K. Theis-Bröhl; B.P. Toperverg; A. Westphalen; H. Zabel; J. McCord; V. Höink; J. Schmalhorst; G. Reiss; T. Weis; D. Engel; A. Ehresmann; U. Rücker

2007-01-01T23:59:59.000Z

126

New directions in photonics simulation: Lanczos recursion and finite-difference time-domain  

SciTech Connect (OSTI)

Computational Integrated Photonics (CIP) is the area of computational physics that treats the propagation of light in optical fibers and in integrated optical circuits. The purpose of integrated photonics simulation is to develop the computational tools that will support the design of photonic and optoelectronic integrated devices. CIP has, in general, two thrusts: (1) predictive models of photonic device behavior that can be used reliably to enhance significantly the speed with which designs axe optimized for development applications, and (2) to further our ability to describe the linear and nonlinear processes that occur - and can be exploited - in real photonic devices. Experimental integrated optics has been around for over a decade with much of the work during this period. centered on proof-of-principle devices that could be described using simple analytic and numerical models. Recent advances in material growths, photolithography, and device complexity have conspired to reduce significantly the number of devices that can be designed with simple models and to increase dramatically the interest in CIP. In the area of device design, CIP is viewed as critical to understanding device behavior and to optimization. In the area of propagation physics, CIP is an important tool in the study of nonlinear processes in integrated optical devices and fibers. In this talk I will discuss two of the new directions we have been investigating in CIP: Lanczos recursion and finite-difference time-domain.

Hawkins, R.J.; McLeod, R.R.; Kallman, J.S.; Ratowsky, R.P.; Feit, M.D.; Fleck, J.A. Jr.

1992-06-01T23:59:59.000Z

127

4.6 MATLAB Laboratory Experiment Purpose: This experiment presents the frequency domain analysis of continuous-time  

E-Print Network [OSTI]

4.6 MATLAB Laboratory Experiment Purpose: This experiment presents the frequency domain analysis of continuous-time linear systems using MATLAB. The impulse, step, sinusoidal, and exponential responses. In addition, MATLAB will be used to perform the partial fraction expansion and to find the inverse Laplace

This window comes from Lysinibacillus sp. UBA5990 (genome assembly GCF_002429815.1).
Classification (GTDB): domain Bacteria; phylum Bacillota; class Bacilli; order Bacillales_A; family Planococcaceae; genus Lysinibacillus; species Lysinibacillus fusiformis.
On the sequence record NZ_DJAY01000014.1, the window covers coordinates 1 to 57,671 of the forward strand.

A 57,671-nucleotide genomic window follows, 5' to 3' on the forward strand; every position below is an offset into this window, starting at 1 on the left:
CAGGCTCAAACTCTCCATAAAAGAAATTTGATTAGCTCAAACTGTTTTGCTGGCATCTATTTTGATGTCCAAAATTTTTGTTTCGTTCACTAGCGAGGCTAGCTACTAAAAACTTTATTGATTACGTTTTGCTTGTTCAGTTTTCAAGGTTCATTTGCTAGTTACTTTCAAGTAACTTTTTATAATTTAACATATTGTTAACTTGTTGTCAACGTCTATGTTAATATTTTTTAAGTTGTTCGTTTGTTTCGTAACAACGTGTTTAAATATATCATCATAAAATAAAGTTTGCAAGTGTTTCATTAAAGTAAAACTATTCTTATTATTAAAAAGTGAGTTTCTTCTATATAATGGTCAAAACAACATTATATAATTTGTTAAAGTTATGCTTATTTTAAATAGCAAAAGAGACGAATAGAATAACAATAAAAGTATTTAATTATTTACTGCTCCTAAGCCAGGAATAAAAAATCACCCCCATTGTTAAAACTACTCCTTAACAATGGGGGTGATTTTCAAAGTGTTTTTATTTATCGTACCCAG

Gajic, Zoran

128

Numerical simulation of borehole acoustic logging in the frequency and time domains with hp-adaptive finite elements  

E-Print Network [OSTI]

Numerical simulation of borehole acoustic logging in the frequency and time domains with hp elasticity Coupled problems hp-adaptive finite elements a b s t r a c t Accurate numerical simulation physical modeling combined with accurate and efficient numerical dis- cretization and solution techniques

Torres-VerdĂ­n, Carlos

129

1100 IEEE TRANSACTIONS ON BIOMEDICAL ENGINEERING, VOL. 50, NO. 9, SEPTEMBER 2003 Finite-Element Time-Domain Algorithms for  

E-Print Network [OSTI]

frequencies in the context of finite-element time-domain (FETD) numerical solutions of electric potential. The new algorithms, which permit treatment of multiple-pole dielectric relaxations, are based on the auxiliary differential equation method and are unconditionally stable. We validate the algorithms

130

THE GALEX TIME DOMAIN SURVEY. I. SELECTION AND CLASSIFICATION OF OVER A THOUSAND ULTRAVIOLET VARIABLE SOURCES  

SciTech Connect (OSTI)

We present the selection and classification of over a thousand ultraviolet (UV) variable sources discovered in {approx}40 deg{sup 2} of GALEX Time Domain Survey (TDS) NUV images observed with a cadence of 2 days and a baseline of observations of {approx}3 years. The GALEX TDS fields were designed to be in spatial and temporal coordination with the Pan-STARRS1 Medium Deep Survey, which provides deep optical imaging and simultaneous optical transient detections via image differencing. We characterize the GALEX photometric errors empirically as a function of mean magnitude, and select sources that vary at the 5{sigma} level in at least one epoch. We measure the statistical properties of the UV variability, including the structure function on timescales of days and years. We report classifications for the GALEX TDS sample using a combination of optical host colors and morphology, UV light curve characteristics, and matches to archival X-ray, and spectroscopy catalogs. We classify 62% of the sources as active galaxies (358 quasars and 305 active galactic nuclei), and 10% as variable stars (including 37 RR Lyrae, 53 M dwarf flare stars, and 2 cataclysmic variables). We detect a large-amplitude tail in the UV variability distribution for M-dwarf flare stars and RR Lyrae, reaching up to |{Delta}m| = 4.6 mag and 2.9 mag, respectively. The mean amplitude of the structure function for quasars on year timescales is five times larger than observed at optical wavelengths. The remaining unclassified sources include UV-bright extragalactic transients, two of which have been spectroscopically confirmed to be a young core-collapse supernova and a flare from the tidal disruption of a star by dormant supermassive black hole. We calculate a surface density for variable sources in the UV with NUV < 23 mag and |{Delta}m| > 0.2 mag of {approx}8.0, 7.7, and 1.8 deg{sup -2} for quasars, active galactic nuclei, and RR Lyrae stars, respectively. We also calculate a surface density rate in the UV for transient sources, using the effective survey time at the cadence appropriate to each class, of {approx}15 and 52 deg{sup -2} yr{sup -1} for M dwarfs and extragalactic transients, respectively.